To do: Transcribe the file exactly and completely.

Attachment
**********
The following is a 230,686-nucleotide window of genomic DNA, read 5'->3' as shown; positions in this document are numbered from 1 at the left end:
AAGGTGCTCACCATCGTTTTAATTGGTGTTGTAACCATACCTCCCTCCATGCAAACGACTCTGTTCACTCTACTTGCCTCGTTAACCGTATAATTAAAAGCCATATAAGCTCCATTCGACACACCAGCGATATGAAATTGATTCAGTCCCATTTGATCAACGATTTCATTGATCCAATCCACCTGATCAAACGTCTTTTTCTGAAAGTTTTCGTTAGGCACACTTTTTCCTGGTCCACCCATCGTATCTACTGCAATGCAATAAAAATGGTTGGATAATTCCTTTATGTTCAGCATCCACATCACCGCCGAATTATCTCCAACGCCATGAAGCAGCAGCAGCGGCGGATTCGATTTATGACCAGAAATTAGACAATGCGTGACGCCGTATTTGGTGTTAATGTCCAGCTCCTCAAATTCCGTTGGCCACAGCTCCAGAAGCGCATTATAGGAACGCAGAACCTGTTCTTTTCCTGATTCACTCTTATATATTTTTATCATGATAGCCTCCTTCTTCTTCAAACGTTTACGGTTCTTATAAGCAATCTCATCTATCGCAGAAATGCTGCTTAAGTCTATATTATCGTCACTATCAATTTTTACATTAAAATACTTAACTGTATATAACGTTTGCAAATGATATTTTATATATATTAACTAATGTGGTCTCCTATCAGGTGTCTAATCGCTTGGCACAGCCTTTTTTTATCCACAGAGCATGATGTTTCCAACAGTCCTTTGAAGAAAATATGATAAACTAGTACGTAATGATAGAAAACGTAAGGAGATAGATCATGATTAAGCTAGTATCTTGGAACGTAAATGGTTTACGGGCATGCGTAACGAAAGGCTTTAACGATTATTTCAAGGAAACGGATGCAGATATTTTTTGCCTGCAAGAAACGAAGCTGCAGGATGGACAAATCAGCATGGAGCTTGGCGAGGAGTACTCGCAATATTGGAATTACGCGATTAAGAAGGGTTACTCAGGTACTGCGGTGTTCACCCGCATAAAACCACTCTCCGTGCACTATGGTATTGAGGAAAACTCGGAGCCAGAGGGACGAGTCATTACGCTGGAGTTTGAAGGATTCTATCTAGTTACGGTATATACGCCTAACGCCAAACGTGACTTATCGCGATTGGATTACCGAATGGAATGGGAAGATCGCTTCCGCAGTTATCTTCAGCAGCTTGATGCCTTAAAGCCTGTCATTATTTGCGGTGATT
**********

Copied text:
The following is a 230,686-nucleotide window of genomic DNA, read 5'->3' as shown; positions in this document are numbered from 1 at the left end:
AAGGTGCTCACCATCGTTTTAATTGGTGTTGTAACCATACCTCCCTCCATGCAAACGACTCTGTTCACTCTACTTGCCTCGTTAACCGTATAATTAAAAGCCATATAAGCTCCATTCGACACACCAGCGATATGAAATTGATTCAGTCCCATTTGATCAACGATTTCATTGATCCAATCCACCTGATCAAACGTCTTTTTCTGAAAGTTTTCGTTAGGCACACTTTTTCCTGGTCCACCCATCGTATCTACTGCAATGCAATAAAAATGGTTGGATAATTCCTTTATGTTCAGCATCCACATCACCGCCGAATTATCTCCAACGCCATGAAGCAGCAGCAGCGGCGGATTCGATTTATGACCAGAAATTAGACAATGCGTGACGCCGTATTTGGTGTTAATGTCCAGCTCCTCAAATTCCGTTGGCCACAGCTCCAGAAGCGCATTATAGGAACGCAGAACCTGTTCTTTTCCTGATTCACTCTTATATATTTTTATCATGATAGCCTCCTTCTTCTTCAAACGTTTACGGTTCTTATAAGCAATCTCATCTATCGCAGAAATGCTGCTTAAGTCTATATTATCGTCACTATCAATTTTTACATTAAAATACTTAACTGTATATAACGTTTGCAAATGATATTTTATATATATTAACTAATGTGGTCTCCTATCAGGTGTCTAATCGCTTGGCACAGCCTTTTTTTATCCACAGAGCATGATGTTTCCAACAGTCCTTTGAAGAAAATATGATAAACTAGTACGTAATGATAGAAAACGTAAGGAGATAGATCATGATTAAGCTAGTATCTTGGAACGTAAATGGTTTACGGGCATGCGTAACGAAAGGCTTTAACGATTATTTCAAGGAAACGGATGCAGATATTTTTTGCCTGCAAGAAACGAAGCTGCAGGATGGACAAATCAGCATGGAGCTTGGCGAGGAGTACTCGCAATATTGGAATTACGCGATTAAGAAGGGTTACTCAGGTACTGCGGTGTTCACCCGCATAAAACCACTCTCCGTGCACTATGGTATTGAGGAAAACTCGGAGCCAGAGGGACGAGTCATTACGCTGGAGTTTGAAGGATTCTATCTAGTTACGGTATATACGCCTAACGCCAAACGTGACTTATCGCGATTGGATTACCGAATGGAATGGGAAGATCGCTTCCGCAGTTATCTTCAGCAGCTTGATGCCTTAAAGCCTGTCATTATTTGCGGTGATT